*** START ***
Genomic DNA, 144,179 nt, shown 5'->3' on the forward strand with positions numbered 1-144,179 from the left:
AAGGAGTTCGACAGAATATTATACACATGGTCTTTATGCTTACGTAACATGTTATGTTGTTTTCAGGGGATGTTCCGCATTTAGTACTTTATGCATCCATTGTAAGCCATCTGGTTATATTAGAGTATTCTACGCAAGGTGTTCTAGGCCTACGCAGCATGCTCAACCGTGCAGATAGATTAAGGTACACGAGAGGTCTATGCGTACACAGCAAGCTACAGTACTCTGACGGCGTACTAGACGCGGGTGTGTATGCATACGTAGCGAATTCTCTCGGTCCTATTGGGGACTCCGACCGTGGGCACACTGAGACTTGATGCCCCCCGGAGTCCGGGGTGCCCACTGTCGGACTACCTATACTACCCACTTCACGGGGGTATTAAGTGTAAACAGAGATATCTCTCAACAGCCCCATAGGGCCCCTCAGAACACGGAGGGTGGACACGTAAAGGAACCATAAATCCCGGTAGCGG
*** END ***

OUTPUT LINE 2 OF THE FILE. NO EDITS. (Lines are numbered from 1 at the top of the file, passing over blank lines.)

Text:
AAGGAGTTCGACAGAATATTATACACATGGTCTTTATGCTTACGTAACATGTTATGTTGTTTTCAGGGGATGTTCCGCATTTAGTACTTTATGCATCCATTGTAAGCCATCTGGTTATATTAGAGTATTCTACGCAAGGTGTTCTAGGCCTACGCAGCATGCTCAACCGTGCAGATAGATTAAGGTACACGAGAGGTCTATGCGTACACAGCAAGCTACAGTACTCTGACGGCGTACTAGACGCGGGTGTGTATGCATACGTAGCGAATTCTCTCGGTCCTATTGGGGACTCCGACCGTGGGCACACTGAGACTTGATGCCCCCCGGAGTCCGGGGTGCCCACTGTCGGACTACCTATACTACCCACTTCACGGGGGTATTAAGTGTAAACAGAGATATCTCTCAACAGCCCCATAGGGCCCCTCAGAACACGGAGGGTGGACACGTAAAGGAACCATAAATCCCGGTAGCGG